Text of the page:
At the top of the wind world, GE combines wind and energy storage.
Herman K. Trabish: June 21, 2013
With the launch of the first three GE brilliant wind turbines approaching, the world’s leading turbine manufacturer invited media to its test center to see its machine in operation and take a look at the inner workings.
GE's (NYSE:GE) engineering continues to move competitively toward the same two broad objectives as leading international manufacturers like Vestas and Siemens: Achieving a better automated response by the turbine’s multiple onboard computer systems to data from its network of sensors, and allowing remote operations centers to wirelessly control variables the automated systems can’t manage, like wind changes, grid conditions and lightning strikes.
Three of GE’s 2.5-megawatt, 80-meter-tall brilliant turbines with 120-meter rotors will be installed by Invenergy at a Texas wind project by the end of this year. The new height, rotor length and data analytics will allow the turbine to achieve a 52 percent capacity factor in moderate, Class 3 winds of speeds of 7.5 meters per second, according to GE Wind Product General Manager Keith Longtin.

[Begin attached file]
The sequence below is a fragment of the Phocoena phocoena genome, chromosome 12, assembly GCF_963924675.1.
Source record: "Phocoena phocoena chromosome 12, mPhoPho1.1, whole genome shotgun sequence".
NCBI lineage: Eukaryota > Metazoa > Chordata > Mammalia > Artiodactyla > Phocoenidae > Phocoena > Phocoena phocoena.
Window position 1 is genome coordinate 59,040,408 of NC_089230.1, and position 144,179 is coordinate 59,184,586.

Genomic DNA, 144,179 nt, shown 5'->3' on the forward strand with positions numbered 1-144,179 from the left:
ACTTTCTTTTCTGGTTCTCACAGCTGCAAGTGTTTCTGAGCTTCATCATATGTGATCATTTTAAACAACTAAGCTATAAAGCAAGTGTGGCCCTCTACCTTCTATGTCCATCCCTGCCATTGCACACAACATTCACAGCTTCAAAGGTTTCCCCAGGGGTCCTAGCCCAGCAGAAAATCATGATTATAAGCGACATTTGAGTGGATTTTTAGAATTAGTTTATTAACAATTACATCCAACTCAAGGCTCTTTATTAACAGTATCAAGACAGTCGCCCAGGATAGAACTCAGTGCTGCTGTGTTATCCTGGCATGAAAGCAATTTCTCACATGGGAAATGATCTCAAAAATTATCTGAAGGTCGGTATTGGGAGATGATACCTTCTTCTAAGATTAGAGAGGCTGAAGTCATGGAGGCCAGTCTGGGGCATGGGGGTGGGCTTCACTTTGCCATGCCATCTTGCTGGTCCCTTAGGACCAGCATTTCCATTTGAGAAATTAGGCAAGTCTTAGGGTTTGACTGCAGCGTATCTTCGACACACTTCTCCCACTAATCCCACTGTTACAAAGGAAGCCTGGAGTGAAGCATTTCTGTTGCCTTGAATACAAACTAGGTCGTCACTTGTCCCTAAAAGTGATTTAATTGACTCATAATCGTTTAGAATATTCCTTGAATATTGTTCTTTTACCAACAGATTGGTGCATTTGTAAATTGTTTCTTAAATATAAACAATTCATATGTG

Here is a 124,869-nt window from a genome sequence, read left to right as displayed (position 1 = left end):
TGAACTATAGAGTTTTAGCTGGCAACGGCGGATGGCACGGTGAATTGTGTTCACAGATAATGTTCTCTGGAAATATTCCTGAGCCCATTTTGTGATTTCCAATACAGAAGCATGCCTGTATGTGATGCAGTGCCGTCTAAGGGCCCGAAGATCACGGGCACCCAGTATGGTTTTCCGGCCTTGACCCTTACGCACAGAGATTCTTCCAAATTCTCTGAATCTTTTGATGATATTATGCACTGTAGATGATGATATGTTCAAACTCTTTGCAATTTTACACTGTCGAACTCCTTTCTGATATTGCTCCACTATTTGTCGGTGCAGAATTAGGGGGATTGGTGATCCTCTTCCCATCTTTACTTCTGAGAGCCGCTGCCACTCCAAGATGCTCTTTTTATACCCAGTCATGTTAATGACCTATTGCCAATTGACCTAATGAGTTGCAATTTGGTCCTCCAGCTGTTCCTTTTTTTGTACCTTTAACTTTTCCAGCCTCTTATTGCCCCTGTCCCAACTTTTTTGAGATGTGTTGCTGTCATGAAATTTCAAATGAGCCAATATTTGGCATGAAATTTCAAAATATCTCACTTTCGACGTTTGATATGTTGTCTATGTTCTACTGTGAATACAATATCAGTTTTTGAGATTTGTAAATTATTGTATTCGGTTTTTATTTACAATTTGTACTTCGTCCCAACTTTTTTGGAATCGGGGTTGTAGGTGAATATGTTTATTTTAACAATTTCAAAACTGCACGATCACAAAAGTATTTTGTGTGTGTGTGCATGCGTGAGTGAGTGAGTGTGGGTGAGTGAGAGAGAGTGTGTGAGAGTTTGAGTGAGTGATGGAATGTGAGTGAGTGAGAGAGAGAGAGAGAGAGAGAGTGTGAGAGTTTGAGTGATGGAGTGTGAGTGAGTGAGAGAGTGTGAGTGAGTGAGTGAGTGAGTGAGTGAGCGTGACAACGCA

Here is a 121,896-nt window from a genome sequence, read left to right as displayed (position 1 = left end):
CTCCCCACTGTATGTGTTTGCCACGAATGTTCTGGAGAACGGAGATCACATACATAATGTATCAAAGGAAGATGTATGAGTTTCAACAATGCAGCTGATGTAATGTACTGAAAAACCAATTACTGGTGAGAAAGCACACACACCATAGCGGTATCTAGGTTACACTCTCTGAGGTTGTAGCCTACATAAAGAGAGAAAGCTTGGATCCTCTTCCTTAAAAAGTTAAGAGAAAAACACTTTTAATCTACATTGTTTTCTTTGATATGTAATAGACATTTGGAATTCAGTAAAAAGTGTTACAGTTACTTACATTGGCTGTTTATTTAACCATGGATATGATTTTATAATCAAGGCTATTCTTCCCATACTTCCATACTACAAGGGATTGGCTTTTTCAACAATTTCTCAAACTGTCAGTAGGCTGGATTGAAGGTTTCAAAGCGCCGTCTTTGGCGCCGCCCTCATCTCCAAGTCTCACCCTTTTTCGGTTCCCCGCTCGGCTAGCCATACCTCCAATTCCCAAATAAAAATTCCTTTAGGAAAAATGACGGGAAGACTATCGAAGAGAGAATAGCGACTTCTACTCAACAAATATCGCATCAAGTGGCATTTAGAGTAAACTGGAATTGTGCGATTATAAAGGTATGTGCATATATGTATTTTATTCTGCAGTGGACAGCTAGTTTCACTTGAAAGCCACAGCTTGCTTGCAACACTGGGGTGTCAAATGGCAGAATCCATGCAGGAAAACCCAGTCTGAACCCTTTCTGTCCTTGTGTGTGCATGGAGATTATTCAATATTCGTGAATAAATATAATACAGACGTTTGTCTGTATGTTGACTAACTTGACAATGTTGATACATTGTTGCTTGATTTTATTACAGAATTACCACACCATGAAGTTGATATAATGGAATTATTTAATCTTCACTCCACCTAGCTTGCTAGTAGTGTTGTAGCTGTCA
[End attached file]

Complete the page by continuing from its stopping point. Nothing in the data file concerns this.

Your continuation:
The brilliant turbine will also integrate 50 kilowatt-hours of battery storage, situated in a cabinet on a nearby ground pad, into the turbine’s intelligent operating system. Although a single turbine’s storage may not be a marketable quantity of electricity, Longtin acknowledged, a project’s combined storage could provide any one of three valuable functions, which GE calls “apps.”
The Invenergy turbines’ storage will be used for the first of the apps, labeled "predictable power" by GE. Stored, dispatchable electricity, Longtin explained, increases a wind project’s capability to meet contractual obligations. That makes it more competitive with other generation sources.
Second, stored electricity can be sold into grid operators’ frequency regulation markets to smooth the variat